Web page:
Monday, August 31, 2015

Copey of Harvard, My Second Great Uncle - 52 Ancestors #35

For this week's 52 Ancestors in 52 Weeks writing challenge from blogger Amy Crow Johnson of No Story Too Small, the theme is School Days, since it's back to school time in the U.S.

I have been writing about my direct line ancestors, but I would like to take this opportunity to write about a second great uncle who was quite well known in his time as a professor of English at Harvard College.

Charles Townsend Copeland was born on April 27, 1860, in Calais, Maine, as the oldest child of Henry Clay Copeland and Sarah (Lowell) Copeland. He had a younger brother, Lowell Copeland, and a much younger sister, Sarah Katherine Copeland.

Image courtesy
There is a wonderful biography of him, Copey of Harvard: A man who became a legend during his lifetime, by J. Donald Adams, published in 1960 by Houghton Mifflin Company in Boston, of which I have two copies. Much of what I share comes from this biography, which was written by a former student, and really gives a wonderful taste of the personalities not only of Charles but other members of his family, colleagues at Harvard, and many of his students. Adams' sources include many letters written to Copey, from Copey, and to the author, provided to him during his writing of the book.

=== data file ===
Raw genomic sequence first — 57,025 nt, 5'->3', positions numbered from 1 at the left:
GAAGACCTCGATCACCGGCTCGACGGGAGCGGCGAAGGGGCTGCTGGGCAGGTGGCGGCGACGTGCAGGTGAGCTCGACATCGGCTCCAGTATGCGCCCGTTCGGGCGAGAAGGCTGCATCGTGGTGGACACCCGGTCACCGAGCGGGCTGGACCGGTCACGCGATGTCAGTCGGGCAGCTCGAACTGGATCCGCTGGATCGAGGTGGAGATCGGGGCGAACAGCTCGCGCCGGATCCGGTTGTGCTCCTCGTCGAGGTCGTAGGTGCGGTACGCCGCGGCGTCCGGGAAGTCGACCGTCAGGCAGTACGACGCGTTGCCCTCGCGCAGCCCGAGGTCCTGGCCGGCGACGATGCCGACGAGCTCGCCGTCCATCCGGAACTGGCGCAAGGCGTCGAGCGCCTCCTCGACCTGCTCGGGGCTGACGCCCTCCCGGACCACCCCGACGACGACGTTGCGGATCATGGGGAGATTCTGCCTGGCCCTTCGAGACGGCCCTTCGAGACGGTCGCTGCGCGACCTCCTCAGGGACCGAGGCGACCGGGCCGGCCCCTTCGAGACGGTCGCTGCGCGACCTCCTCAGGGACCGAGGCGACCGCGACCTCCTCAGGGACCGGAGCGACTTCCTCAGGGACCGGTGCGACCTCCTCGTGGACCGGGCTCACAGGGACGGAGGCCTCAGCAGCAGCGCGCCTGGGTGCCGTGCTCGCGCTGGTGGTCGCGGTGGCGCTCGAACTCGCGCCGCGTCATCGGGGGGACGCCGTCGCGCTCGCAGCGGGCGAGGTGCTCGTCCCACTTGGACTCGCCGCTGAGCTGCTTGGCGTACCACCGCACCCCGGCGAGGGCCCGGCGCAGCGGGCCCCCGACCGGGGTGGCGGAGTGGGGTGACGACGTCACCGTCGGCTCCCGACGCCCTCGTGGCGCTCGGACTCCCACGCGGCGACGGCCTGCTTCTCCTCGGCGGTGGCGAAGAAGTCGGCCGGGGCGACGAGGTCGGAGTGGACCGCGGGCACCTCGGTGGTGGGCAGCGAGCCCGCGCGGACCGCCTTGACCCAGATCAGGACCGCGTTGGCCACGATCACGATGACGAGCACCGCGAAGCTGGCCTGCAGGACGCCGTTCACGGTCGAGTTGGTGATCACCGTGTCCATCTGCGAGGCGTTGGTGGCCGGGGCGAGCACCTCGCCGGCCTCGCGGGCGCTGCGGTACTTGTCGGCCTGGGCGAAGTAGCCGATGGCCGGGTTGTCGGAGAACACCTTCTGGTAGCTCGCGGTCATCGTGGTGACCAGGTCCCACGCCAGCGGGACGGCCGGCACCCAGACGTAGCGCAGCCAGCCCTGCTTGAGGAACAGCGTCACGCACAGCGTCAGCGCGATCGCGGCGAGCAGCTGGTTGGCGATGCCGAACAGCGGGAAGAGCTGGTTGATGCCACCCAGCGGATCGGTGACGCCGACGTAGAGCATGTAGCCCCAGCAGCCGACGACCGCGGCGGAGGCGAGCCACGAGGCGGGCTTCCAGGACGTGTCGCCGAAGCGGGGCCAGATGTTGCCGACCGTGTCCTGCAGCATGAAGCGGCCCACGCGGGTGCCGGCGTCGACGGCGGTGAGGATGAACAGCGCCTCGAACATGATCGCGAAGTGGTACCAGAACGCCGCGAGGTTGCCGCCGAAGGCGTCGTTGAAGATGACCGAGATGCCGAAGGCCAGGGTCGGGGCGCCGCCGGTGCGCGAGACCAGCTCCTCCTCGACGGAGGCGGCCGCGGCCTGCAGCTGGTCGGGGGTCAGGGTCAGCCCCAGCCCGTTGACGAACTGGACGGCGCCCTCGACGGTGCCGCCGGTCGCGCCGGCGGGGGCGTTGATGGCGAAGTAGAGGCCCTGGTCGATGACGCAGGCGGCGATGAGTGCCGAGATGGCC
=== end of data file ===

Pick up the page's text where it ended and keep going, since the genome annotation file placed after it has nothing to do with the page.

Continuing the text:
There are also some wonderful photographs in the book of him and some of his ancestors, but I can't share them here because I'd probably be violating copyright.


Tuesday, August 25, 2015

Joseph Rose, Gun Manufacturer - 52 Ancestors #34

For this week's 52 Ancestors in 52 Weeks writing challenge from blogger Amy Crow Johnson of No Story Too Small, the theme is Non-Population, which refers to special census schedules: have you found an ancestor on a non-population census — agriculture, industry, manufactures, or 1890 Union veterans? Tell us about him or her.

I have known about these special census schedules, but have not fully explored them. I found a few 19th century ancestors while trying to decide who to write about this week. The most interesting to me was what I found for third great-grandfather, Joseph Rose.

He was born on October 25, 1809, in New York City to Joseph Rose and Frances Stanton. He married Frances Stanton Willet on October 23, 1827, and fathered six children with her.

In the 1850 U.S. Census, the first census that lists all names of household members, I find 40-year-old Joseph Rose, Jr. in New York City's Ward 4, with occupation of Gun Smith.

The household includes his wife, his four youngest children, a servant, and the last name in the image is that of his son-in-law, David Hunter McAlpin, who likely lived next door.